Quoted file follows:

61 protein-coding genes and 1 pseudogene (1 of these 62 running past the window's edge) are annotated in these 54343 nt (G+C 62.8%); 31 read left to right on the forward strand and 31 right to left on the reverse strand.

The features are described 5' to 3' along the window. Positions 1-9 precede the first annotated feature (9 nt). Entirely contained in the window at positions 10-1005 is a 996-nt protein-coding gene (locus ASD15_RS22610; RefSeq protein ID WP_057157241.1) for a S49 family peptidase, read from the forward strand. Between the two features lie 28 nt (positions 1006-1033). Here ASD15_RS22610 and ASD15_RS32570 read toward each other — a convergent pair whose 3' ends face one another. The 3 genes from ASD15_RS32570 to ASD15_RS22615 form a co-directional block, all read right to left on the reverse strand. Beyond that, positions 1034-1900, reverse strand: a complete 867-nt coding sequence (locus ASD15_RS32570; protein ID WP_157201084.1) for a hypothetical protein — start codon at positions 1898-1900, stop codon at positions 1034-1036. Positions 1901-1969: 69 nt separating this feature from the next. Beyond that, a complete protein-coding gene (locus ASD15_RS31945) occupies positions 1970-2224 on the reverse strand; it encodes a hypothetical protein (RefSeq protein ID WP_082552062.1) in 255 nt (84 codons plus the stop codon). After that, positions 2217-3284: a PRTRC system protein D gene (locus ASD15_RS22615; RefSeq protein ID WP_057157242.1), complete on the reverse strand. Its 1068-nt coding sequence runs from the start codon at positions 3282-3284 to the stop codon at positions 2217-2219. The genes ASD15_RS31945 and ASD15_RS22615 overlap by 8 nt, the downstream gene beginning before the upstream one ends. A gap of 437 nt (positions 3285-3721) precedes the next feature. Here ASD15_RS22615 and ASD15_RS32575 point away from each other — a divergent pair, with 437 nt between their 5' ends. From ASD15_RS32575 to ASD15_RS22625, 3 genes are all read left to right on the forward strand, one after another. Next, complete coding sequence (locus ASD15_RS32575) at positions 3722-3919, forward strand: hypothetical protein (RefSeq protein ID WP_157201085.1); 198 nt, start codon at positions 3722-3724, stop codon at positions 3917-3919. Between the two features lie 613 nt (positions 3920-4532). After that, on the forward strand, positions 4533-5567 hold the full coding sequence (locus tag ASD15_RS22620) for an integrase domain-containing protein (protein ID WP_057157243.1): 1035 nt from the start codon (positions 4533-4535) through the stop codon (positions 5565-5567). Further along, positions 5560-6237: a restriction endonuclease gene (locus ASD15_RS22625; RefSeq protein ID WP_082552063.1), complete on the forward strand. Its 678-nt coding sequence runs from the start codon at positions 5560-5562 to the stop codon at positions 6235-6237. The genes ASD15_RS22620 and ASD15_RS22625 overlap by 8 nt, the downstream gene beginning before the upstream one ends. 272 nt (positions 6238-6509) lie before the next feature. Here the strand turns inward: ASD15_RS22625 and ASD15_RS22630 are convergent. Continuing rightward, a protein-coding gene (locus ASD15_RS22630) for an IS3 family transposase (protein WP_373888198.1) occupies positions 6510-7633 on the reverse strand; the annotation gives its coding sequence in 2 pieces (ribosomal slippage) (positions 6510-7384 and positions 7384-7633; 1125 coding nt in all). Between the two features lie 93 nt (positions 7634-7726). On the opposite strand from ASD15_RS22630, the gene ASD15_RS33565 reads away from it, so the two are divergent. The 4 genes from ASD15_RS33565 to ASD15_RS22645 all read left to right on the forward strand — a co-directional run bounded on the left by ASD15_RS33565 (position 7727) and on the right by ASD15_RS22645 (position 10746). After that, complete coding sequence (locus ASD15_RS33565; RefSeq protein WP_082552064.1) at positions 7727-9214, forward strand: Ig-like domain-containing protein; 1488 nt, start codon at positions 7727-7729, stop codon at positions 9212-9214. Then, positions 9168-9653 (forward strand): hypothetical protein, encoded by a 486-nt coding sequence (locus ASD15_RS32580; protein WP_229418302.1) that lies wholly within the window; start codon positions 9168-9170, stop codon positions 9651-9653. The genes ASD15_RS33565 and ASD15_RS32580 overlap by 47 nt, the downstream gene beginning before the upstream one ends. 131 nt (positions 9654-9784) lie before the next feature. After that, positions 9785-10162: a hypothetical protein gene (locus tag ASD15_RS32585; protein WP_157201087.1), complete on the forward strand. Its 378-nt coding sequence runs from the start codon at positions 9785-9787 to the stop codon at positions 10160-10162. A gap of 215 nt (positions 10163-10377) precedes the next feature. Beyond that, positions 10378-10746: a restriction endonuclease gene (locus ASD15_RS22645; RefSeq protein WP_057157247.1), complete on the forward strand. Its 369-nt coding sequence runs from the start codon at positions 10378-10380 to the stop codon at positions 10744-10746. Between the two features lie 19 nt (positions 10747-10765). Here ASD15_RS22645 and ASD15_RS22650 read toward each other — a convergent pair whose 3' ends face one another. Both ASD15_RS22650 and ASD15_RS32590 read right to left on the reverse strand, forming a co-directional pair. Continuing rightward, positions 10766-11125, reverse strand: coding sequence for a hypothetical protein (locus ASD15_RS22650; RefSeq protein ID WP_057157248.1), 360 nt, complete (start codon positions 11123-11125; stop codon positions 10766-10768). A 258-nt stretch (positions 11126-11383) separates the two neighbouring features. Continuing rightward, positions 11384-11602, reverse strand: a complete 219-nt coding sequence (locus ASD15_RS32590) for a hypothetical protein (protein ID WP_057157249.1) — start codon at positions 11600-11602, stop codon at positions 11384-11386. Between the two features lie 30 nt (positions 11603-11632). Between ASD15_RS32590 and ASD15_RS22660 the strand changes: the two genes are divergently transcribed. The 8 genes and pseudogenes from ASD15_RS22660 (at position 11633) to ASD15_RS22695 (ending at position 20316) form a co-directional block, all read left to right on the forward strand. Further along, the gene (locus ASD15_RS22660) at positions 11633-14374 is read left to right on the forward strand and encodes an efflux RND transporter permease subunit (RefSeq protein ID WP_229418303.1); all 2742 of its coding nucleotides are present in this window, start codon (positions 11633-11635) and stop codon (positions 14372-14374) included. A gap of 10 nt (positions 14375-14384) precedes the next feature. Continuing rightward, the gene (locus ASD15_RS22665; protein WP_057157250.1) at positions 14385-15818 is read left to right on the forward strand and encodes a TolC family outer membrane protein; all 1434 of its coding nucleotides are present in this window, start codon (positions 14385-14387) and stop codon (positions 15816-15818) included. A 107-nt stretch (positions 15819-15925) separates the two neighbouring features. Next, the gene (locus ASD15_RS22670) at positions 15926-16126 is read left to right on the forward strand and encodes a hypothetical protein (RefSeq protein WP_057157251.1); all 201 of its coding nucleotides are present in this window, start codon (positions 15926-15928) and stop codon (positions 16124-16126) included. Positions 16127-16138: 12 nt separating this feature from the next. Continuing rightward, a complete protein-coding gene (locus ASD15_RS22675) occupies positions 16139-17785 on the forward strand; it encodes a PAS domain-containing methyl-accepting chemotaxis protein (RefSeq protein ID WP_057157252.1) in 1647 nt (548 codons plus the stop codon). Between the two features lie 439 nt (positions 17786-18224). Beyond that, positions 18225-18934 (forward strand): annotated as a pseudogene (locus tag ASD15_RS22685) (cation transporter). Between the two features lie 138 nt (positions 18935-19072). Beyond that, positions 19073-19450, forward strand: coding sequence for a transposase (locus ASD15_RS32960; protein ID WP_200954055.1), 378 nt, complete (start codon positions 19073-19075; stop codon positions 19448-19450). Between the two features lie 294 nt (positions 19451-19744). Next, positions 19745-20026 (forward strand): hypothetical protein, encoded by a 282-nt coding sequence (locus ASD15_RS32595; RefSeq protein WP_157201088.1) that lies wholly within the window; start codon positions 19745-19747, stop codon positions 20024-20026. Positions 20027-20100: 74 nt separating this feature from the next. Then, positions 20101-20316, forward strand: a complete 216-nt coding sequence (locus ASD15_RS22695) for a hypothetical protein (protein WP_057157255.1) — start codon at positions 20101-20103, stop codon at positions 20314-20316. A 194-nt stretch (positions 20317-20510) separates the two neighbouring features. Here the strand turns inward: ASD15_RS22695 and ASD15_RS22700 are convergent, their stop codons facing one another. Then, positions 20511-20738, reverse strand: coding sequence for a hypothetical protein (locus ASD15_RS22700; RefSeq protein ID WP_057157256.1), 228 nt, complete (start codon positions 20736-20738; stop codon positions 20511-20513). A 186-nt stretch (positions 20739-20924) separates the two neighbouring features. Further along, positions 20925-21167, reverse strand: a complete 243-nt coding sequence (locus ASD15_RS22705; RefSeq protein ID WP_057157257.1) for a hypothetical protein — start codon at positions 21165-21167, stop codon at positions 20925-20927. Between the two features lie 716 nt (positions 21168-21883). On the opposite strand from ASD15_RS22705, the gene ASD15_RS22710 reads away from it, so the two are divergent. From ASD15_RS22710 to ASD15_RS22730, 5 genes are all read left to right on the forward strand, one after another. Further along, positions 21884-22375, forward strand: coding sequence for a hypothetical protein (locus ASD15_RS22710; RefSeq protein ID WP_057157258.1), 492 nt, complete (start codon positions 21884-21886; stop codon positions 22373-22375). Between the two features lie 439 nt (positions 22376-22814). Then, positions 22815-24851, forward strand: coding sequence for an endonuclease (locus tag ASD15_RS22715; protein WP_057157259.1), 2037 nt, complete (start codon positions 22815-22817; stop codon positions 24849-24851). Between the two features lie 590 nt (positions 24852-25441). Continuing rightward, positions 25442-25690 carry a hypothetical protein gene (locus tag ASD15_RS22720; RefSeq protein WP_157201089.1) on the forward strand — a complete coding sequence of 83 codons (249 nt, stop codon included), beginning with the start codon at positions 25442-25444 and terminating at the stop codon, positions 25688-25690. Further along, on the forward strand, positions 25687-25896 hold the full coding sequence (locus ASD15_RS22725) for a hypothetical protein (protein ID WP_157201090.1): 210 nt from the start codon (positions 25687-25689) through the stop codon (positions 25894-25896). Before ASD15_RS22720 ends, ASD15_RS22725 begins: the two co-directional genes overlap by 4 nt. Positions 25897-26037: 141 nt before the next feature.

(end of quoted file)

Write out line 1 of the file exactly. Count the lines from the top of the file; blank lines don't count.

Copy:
61 protein-coding genes and 1 pseudogene (1 of these 62 running past the window's edge) are annotated in these 54343 nt (G+C 62.8%); 31 read left to right on the forward strand and 31 right to left on the reverse strand.